Member Spotlight

Some things are easy to ridicule at first.

Who would ask taxpayers for money to spend on massaging rats? Or peering into the sex lives of bugs? Or how mussels stick to rocks?

Amy Sheck teaches and is head of the Science Department at the North Carolina School of Science and Mathematics (NCSSM), which was founded in 1980 as the nation’s first public residential science and math high school.

Joyce Longcore’s unorthodox career as a mycologist peaked in a stunning burst of achievement in 1997, which later resulted in a Golden Goose Award.

Every day, all across the globe, scientists make important contributions to the world through their work, whether by conducting research on a microscopic level to find cures for diseases, reaching out into the immeasurable vastness of space to investigate planets and stars, finding ways to combat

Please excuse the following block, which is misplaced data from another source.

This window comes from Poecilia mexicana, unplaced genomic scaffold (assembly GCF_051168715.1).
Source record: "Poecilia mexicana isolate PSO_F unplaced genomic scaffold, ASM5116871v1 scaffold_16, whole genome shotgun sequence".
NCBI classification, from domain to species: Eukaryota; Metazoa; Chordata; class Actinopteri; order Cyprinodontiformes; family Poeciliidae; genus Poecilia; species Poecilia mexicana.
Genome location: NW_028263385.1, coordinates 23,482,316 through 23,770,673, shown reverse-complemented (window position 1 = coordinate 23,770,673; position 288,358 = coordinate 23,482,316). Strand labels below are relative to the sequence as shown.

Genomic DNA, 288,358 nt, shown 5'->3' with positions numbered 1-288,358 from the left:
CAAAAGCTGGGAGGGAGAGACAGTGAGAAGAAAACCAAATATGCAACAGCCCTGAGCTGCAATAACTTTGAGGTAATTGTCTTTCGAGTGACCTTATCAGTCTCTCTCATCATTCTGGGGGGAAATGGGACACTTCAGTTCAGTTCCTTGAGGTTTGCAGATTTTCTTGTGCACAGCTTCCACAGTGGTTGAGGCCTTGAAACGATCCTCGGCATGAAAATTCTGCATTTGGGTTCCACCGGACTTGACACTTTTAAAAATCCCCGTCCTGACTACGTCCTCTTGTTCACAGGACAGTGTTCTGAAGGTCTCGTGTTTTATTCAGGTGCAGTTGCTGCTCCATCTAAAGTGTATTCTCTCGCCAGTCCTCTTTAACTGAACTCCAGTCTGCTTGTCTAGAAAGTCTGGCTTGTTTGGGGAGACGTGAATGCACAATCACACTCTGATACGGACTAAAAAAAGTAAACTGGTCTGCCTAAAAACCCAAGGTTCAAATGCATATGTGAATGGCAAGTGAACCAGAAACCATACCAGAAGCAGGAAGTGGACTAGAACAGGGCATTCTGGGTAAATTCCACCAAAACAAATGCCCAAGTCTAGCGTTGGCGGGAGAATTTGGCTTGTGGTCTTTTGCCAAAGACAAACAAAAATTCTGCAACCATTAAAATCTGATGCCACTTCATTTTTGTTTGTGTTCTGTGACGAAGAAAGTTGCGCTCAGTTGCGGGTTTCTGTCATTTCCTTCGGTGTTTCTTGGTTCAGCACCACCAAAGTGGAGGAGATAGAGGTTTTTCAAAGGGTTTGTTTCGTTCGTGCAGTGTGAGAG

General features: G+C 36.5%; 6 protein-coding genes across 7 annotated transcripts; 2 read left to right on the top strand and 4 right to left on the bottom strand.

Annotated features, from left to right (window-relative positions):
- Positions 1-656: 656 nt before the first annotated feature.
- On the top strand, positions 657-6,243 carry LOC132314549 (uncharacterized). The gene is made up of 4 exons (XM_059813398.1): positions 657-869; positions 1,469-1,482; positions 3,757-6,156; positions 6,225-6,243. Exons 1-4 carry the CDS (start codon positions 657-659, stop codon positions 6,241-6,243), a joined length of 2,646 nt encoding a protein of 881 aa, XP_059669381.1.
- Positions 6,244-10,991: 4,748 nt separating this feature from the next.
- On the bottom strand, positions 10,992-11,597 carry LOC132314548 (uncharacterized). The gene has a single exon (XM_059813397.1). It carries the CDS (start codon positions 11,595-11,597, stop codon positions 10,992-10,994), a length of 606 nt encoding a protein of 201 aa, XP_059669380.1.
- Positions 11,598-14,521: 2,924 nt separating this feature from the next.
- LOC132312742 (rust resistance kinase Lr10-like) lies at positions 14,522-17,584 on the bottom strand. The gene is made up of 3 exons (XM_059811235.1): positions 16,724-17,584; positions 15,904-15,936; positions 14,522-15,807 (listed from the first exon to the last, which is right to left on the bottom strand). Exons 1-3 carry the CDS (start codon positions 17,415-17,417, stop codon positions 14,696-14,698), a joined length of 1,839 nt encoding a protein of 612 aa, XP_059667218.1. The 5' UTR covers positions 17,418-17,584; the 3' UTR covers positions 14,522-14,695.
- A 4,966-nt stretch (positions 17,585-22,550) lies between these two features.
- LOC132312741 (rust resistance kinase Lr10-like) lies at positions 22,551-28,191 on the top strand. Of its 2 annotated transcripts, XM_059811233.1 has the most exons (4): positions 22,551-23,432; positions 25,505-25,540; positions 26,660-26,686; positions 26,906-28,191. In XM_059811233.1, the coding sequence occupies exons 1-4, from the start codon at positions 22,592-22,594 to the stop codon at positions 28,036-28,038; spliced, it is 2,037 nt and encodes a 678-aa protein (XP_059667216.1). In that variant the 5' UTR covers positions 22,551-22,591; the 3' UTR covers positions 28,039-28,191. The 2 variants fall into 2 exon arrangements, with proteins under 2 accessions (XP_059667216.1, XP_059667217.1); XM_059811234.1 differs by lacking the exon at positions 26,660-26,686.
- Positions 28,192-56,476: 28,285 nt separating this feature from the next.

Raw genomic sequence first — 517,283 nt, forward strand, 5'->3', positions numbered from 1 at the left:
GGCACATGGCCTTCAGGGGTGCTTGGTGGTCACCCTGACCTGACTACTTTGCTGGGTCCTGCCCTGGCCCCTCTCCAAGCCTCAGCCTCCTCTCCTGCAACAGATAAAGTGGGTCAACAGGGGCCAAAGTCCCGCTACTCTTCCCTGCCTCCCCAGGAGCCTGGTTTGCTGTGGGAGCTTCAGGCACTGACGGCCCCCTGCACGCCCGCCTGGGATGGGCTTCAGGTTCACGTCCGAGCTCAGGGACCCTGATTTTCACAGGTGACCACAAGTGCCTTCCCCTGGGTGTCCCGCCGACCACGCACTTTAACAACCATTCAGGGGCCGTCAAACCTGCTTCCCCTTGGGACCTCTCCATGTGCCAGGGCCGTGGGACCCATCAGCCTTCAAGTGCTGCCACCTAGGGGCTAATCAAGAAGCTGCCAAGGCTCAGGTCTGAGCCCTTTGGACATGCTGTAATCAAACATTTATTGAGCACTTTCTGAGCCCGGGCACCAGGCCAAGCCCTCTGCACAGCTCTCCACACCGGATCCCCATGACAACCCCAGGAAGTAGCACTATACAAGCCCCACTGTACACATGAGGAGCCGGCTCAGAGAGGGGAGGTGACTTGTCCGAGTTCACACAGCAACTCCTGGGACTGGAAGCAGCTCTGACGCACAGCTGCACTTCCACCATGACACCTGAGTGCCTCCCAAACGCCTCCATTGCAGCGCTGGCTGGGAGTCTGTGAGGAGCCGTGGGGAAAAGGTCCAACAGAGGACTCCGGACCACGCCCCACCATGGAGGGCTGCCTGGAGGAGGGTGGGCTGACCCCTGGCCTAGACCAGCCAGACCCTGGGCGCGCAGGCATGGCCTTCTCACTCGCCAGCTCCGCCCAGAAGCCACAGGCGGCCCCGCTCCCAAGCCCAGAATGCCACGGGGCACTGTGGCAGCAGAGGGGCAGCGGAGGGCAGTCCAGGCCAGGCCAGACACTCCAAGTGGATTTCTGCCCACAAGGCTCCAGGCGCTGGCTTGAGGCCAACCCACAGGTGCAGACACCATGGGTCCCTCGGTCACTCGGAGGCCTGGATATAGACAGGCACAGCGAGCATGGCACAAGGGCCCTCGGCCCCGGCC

Each month, we highlight a AAAS member who is a force for science. To find out how you can be a force for science, visit www.forceforscience.org.

While statistics may appear to be all about numbers, without the proper words to start with, the numbers may not lead to the proper conclusions.

Judith Tanur has been working on getting the words and the numbers right for decades.

Hudson Freeze’s path to glycobiology was a slimy one.

Iris Wagstaff spent 15 years as an analytical research chemist. Now she’s trying to lead others into promising STEM careers.

As a young man, facing life after suffering a spinal cord injury in a bicycling accident in 1980, AAAS Fellow and AAAS-Lemelson Invention Ambassador Rory Cooper wanted three things — to become an engineer, to b

Chery Whipple has taught at many levels, including elementary, middle school, high school, and college. Currently she teaches molecular genetics, biology, microbiology, laboratory techniques, and anatomy and physiology at Colby Sawyer College in New London, New Hampshire.